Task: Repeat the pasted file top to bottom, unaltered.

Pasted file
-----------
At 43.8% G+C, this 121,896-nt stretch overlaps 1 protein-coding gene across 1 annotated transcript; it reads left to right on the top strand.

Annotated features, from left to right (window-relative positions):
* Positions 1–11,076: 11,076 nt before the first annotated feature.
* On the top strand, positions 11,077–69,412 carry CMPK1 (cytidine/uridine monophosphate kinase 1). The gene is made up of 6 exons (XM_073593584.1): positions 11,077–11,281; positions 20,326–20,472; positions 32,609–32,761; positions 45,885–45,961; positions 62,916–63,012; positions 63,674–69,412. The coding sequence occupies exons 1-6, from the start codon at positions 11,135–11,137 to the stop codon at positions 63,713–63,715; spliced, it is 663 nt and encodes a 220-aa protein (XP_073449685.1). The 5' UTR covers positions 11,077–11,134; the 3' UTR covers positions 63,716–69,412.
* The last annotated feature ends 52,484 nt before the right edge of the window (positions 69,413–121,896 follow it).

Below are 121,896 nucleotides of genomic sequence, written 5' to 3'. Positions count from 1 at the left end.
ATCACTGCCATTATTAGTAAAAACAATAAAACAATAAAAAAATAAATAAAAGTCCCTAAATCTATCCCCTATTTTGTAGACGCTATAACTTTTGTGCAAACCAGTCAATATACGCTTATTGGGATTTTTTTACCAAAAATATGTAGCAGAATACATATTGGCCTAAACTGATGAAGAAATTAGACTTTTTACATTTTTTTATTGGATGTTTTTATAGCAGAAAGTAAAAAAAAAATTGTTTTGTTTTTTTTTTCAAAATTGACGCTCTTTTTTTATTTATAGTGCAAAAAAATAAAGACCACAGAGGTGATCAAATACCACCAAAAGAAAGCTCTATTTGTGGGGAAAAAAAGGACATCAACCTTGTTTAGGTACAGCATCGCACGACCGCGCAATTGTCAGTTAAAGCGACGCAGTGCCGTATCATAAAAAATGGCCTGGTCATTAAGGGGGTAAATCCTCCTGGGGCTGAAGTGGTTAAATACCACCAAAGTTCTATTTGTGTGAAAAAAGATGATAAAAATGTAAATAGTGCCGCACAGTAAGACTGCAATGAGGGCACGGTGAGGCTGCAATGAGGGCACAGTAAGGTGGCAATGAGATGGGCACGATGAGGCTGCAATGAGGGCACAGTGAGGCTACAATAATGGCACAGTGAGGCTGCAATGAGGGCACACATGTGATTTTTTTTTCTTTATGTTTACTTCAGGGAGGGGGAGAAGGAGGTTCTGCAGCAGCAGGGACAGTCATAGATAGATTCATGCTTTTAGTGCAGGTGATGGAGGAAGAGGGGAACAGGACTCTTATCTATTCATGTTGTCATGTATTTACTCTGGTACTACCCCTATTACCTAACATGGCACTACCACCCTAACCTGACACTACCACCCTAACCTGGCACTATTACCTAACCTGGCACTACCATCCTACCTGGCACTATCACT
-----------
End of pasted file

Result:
At 43.8% G+C, this 121,896-nt stretch overlaps 1 protein-coding gene across 1 annotated transcript; it reads left to right on the top strand.

Annotated features, from left to right (window-relative positions):
* Positions 1–11,076: 11,076 nt before the first annotated feature.
* On the top strand, positions 11,077–69,412 carry CMPK1 (cytidine/uridine monophosphate kinase 1). The gene is made up of 6 exons (XM_073593584.1): positions 11,077–11,281; positions 20,326–20,472; positions 32,609–32,761; positions 45,885–45,961; positions 62,916–63,012; positions 63,674–69,412. The coding sequence occupies exons 1-6, from the start codon at positions 11,135–11,137 to the stop codon at positions 63,713–63,715; spliced, it is 663 nt and encodes a 220-aa protein (XP_073449685.1). The 5' UTR covers positions 11,077–11,134; the 3' UTR covers positions 63,716–69,412.
* The last annotated feature ends 52,484 nt before the right edge of the window (positions 69,413–121,896 follow it).

Below are 121,896 nucleotides of genomic sequence, written 5' to 3'. Positions count from 1 at the left end.
ATCACTGCCATTATTAGTAAAAACAATAAAACAATAAAAAAATAAATAAAAGTCCCTAAATCTATCCCCTATTTTGTAGACGCTATAACTTTTGTGCAAACCAGTCAATATACGCTTATTGGGATTTTTTTACCAAAAATATGTAGCAGAATACATATTGGCCTAAACTGATGAAGAAATTAGACTTTTTACATTTTTTTATTGGATGTTTTTATAGCAGAAAGTAAAAAAAAAATTGTTTTGTTTTTTTTTTCAAAATTGACGCTCTTTTTTTATTTATAGTGCAAAAAAATAAAGACCACAGAGGTGATCAAATACCACCAAAAGAAAGCTCTATTTGTGGGGAAAAAAAGGACATCAACCTTGTTTAGGTACAGCATCGCACGACCGCGCAATTGTCAGTTAAAGCGACGCAGTGCCGTATCATAAAAAATGGCCTGGTCATTAAGGGGGTAAATCCTCCTGGGGCTGAAGTGGTTAAATACCACCAAAGTTCTATTTGTGTGAAAAAAGATGATAAAAATGTAAATAGTGCCGCACAGTAAGACTGCAATGAGGGCACGGTGAGGCTGCAATGAGGGCACAGTAAGGTGGCAATGAGATGGGCACGATGAGGCTGCAATGAGGGCACAGTGAGGCTACAATAATGGCACAGTGAGGCTGCAATGAGGGCACACATGTGATTTTTTTTTCTTTATGTTTACTTCAGGGAGGGGGAGAAGGAGGTTCTGCAGCAGCAGGGACAGTCATAGATAGATTCATGCTTTTAGTGCAGGTGATGGAGGAAGAGGGGAACAGGACTCTTATCTATTCATGTTGTCATGTATTTACTCTGGTACTACCCCTATTACCTAACATGGCACTACCACCCTAACCTGACACTACCACCCTAACCTGGCACTATTACCTAACCTGGCACTACCATCCTACCTGGCACTATCACT